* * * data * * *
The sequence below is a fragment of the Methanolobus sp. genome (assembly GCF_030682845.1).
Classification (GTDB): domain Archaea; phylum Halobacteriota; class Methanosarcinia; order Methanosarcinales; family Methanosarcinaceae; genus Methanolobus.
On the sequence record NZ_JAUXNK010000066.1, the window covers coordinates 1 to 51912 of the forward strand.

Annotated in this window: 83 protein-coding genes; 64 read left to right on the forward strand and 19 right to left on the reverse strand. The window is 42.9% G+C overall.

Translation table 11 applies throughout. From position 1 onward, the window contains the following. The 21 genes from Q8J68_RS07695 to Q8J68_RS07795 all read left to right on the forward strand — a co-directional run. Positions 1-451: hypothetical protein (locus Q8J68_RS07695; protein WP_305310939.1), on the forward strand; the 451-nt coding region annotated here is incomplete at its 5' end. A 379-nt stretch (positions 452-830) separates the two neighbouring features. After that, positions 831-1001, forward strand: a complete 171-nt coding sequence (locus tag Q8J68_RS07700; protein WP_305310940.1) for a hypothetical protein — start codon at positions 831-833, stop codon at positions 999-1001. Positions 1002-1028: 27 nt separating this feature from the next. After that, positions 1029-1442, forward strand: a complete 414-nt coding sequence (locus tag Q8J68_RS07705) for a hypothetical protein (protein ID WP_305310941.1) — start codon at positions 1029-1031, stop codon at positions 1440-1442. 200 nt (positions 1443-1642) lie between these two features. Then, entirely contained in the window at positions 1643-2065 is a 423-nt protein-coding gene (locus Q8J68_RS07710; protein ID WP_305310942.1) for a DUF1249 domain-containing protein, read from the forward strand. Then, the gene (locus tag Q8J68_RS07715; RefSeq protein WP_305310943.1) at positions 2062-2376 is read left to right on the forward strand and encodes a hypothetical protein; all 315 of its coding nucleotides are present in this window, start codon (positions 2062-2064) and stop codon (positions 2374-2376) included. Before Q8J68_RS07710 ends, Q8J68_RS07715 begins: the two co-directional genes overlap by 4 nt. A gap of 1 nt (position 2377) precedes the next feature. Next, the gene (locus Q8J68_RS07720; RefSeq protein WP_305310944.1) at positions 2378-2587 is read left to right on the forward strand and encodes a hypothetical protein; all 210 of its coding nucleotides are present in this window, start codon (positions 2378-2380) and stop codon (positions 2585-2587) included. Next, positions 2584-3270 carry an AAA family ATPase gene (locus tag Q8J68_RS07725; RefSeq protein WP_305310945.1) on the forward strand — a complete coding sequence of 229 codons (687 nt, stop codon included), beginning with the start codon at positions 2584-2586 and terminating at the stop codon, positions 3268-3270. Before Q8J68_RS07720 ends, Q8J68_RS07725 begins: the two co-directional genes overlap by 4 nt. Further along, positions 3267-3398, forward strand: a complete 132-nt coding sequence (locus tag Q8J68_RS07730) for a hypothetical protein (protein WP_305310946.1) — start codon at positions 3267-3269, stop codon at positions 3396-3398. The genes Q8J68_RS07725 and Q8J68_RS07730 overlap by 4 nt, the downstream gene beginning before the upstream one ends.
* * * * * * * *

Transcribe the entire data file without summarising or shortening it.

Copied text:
The sequence below is a fragment of the Methanolobus sp. genome (assembly GCF_030682845.1).
Classification (GTDB): domain Archaea; phylum Halobacteriota; class Methanosarcinia; order Methanosarcinales; family Methanosarcinaceae; genus Methanolobus.
On the sequence record NZ_JAUXNK010000066.1, the window covers coordinates 1 to 51912 of the forward strand.

Annotated in this window: 83 protein-coding genes; 64 read left to right on the forward strand and 19 right to left on the reverse strand. The window is 42.9% G+C overall.

Translation table 11 applies throughout. From position 1 onward, the window contains the following. The 21 genes from Q8J68_RS07695 to Q8J68_RS07795 all read left to right on the forward strand — a co-directional run. Positions 1-451: hypothetical protein (locus Q8J68_RS07695; protein WP_305310939.1), on the forward strand; the 451-nt coding region annotated here is incomplete at its 5' end. A 379-nt stretch (positions 452-830) separates the two neighbouring features. After that, positions 831-1001, forward strand: a complete 171-nt coding sequence (locus tag Q8J68_RS07700; protein WP_305310940.1) for a hypothetical protein — start codon at positions 831-833, stop codon at positions 999-1001. Positions 1002-1028: 27 nt separating this feature from the next. After that, positions 1029-1442, forward strand: a complete 414-nt coding sequence (locus tag Q8J68_RS07705) for a hypothetical protein (protein ID WP_305310941.1) — start codon at positions 1029-1031, stop codon at positions 1440-1442. 200 nt (positions 1443-1642) lie between these two features. Then, entirely contained in the window at positions 1643-2065 is a 423-nt protein-coding gene (locus Q8J68_RS07710; protein ID WP_305310942.1) for a DUF1249 domain-containing protein, read from the forward strand. Then, the gene (locus tag Q8J68_RS07715; RefSeq protein WP_305310943.1) at positions 2062-2376 is read left to right on the forward strand and encodes a hypothetical protein; all 315 of its coding nucleotides are present in this window, start codon (positions 2062-2064) and stop codon (positions 2374-2376) included. Before Q8J68_RS07710 ends, Q8J68_RS07715 begins: the two co-directional genes overlap by 4 nt. A gap of 1 nt (position 2377) precedes the next feature. Next, the gene (locus Q8J68_RS07720; RefSeq protein WP_305310944.1) at positions 2378-2587 is read left to right on the forward strand and encodes a hypothetical protein; all 210 of its coding nucleotides are present in this window, start codon (positions 2378-2380) and stop codon (positions 2585-2587) included. Next, positions 2584-3270 carry an AAA family ATPase gene (locus tag Q8J68_RS07725; RefSeq protein WP_305310945.1) on the forward strand — a complete coding sequence of 229 codons (687 nt, stop codon included), beginning with the start codon at positions 2584-2586 and terminating at the stop codon, positions 3268-3270. Before Q8J68_RS07720 ends, Q8J68_RS07725 begins: the two co-directional genes overlap by 4 nt. Further along, positions 3267-3398, forward strand: a complete 132-nt coding sequence (locus tag Q8J68_RS07730) for a hypothetical protein (protein WP_305310946.1) — start codon at positions 3267-3269, stop codon at positions 3396-3398. The genes Q8J68_RS07725 and Q8J68_RS07730 overlap by 4 nt, the downstream gene beginning before the upstream one ends.